Ban on Single-Use Plastic in the Netherlands: What You Need to Know

European packaging legislation and the role of the authorized representative
Europe

Since January 2024, a ban on certain single-use plastic products has been in effect in the Netherlands. The ban also applies to the use of microplastics in cosmetic products. These new regulations are aimed at reducing plastic consumption in the Netherlands and protecting the environment in a sustainable manner. In this post, you will learn which products are affected and what else you need to consider.

The Background of the Ban

As in many other EU countries, single-use plastic is increasingly under scrutiny in the Netherlands to protect the environment. Based on the Single-Use Plastics Directive (EU) 2019/904 of the European Parliament, more and more EU member states are implementing regulations to reduce the environmental impact of certain plastic products. 

Since July 2023, for example, Dutch consumers have been paying an additional fee for their single-use plastic cups or containers, especially for to-go products. The fee also applies to paper cups with a plastic lining and to-go packaging available in supermarkets. Since January 2024, the additional regulation on Single-Use Plastic has been in force. As a result of this regulation, various single-use plastic products are no longer available in Dutch stores. Instead, there is a shift towards environmentally friendly and reusable alternatives. 

In addition to this regulation, a ban on the use of microplastics in cosmetic products has come into effect. The ban on these tiny plastic particles, which are found in many personal care products, is intended to help improve water quality and protect our marine ecosystems.

These Products Are Affected:

  • Plastic bags, straws, single-use plastic cups 
  • Single-use plastic containers, tableware, and cutlery 
  • Styrofoam cotton swabs, balloon sticks, and stirrers 
  • Styrofoam food packaging 
  • Microplastics in cosmetic products    

Implementation of the Ban in Trade and Gastronomy

The new regulation distinguishes between consumption or consumption on-site and consumption on the go, resulting in slightly different interpretations for trade and gastronomy. The Dutch government sets guidelines for the surcharge that consumers must pay for single-use plastic products. For instance, the proposed surcharge for cups is 25 cents per cup, 50 cents per meal, and five cents for small storage containers.

Single-Use Plastic in Retail

Consumers pay an additional fee for single-use containers with plastic content for ready-to-eat meals at places like supermarkets, bakeries, or kiosks where on-site consumption is not provided. The amount of the surcharge can be determined by the respective companies. However, the costs must be listed separately on the receipt so that consumers can clearly see what they are paying for the use of single-use plastic products. There is no additional fee for containers with food that are not directly ready to eat and, for example, need to be heated before consumption.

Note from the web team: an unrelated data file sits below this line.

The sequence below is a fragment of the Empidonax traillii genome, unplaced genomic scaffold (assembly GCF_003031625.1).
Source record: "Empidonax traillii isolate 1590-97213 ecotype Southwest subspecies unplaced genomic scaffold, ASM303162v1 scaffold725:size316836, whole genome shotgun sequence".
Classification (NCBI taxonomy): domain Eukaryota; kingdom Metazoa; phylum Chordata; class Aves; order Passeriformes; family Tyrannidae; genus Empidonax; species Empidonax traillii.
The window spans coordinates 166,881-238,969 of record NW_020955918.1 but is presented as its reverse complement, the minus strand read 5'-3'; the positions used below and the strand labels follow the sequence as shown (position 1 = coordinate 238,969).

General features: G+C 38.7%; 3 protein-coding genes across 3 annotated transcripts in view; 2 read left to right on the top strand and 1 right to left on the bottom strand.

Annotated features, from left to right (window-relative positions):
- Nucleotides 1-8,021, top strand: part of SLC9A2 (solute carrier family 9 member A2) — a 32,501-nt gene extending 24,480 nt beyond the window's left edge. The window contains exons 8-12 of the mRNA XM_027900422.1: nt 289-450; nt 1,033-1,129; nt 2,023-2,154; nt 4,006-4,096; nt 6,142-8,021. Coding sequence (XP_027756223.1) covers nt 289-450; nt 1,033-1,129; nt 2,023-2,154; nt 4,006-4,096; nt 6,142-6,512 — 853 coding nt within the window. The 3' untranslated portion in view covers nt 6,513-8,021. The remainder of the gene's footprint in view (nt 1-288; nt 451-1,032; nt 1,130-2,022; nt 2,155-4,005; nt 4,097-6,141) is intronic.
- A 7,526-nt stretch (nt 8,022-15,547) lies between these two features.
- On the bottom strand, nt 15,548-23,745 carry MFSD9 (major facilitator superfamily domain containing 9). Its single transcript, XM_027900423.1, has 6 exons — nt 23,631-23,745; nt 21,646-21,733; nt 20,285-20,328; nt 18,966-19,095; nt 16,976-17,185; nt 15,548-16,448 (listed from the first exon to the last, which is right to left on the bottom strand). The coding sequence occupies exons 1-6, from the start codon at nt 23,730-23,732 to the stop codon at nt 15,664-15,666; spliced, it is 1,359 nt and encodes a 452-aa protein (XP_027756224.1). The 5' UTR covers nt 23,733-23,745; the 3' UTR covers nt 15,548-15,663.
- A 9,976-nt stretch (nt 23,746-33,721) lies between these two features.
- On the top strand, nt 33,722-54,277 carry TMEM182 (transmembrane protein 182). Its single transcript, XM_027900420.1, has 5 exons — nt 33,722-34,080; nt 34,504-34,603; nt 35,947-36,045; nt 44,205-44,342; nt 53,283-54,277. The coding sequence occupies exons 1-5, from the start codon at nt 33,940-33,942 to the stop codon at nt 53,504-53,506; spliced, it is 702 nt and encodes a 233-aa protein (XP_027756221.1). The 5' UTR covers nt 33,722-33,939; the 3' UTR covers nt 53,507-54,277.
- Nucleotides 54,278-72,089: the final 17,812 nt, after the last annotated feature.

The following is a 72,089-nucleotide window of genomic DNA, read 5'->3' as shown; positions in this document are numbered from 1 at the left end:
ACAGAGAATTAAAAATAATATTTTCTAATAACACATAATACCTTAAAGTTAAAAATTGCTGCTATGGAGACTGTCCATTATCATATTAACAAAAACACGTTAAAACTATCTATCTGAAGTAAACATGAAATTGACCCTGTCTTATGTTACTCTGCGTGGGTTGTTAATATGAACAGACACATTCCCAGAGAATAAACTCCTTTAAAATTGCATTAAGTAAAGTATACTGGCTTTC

If on-site consumption is offered, single-use containers with plastic may not be provided. Instead, retailers must offer a reusable option or allow customers to bring their own containers.

Single-Use Plastic in Gastronomy

For on-site consumption, it is prohibited for restaurateurs to provide single-use containers made of plastic. Instead, reusable tableware must be used or the use of customers’ containers must be offered. 

However, for takeaway or delivery of food, single-use containers can be used as long as customers pay an additional fee for the containers. Again, the surcharge must be listed separately on the bill. Alternatively, reusable alternatives with a return system or customers’ containers can also be used here.

Single-Use Plastic in Businesses

Since 2024, the ban on single-use plastic also applies to corporate canteens, offices, or institutions. Washable tableware must be used here. Alternatively, reusable containers or customers’ containers can also be used. An exception is made for healthcare facilities such as hospitals.

Conclusion: Ban Serves Environmental Protection

With these measures, the Netherlands is implementing the EU directive to reduce single-use plastics. The measures are intended to reduce the large amounts of single-use plastic waste and strengthen the use of reusable alternatives. In the long term, this should protect the environment and strengthen the use of recyclable materials.

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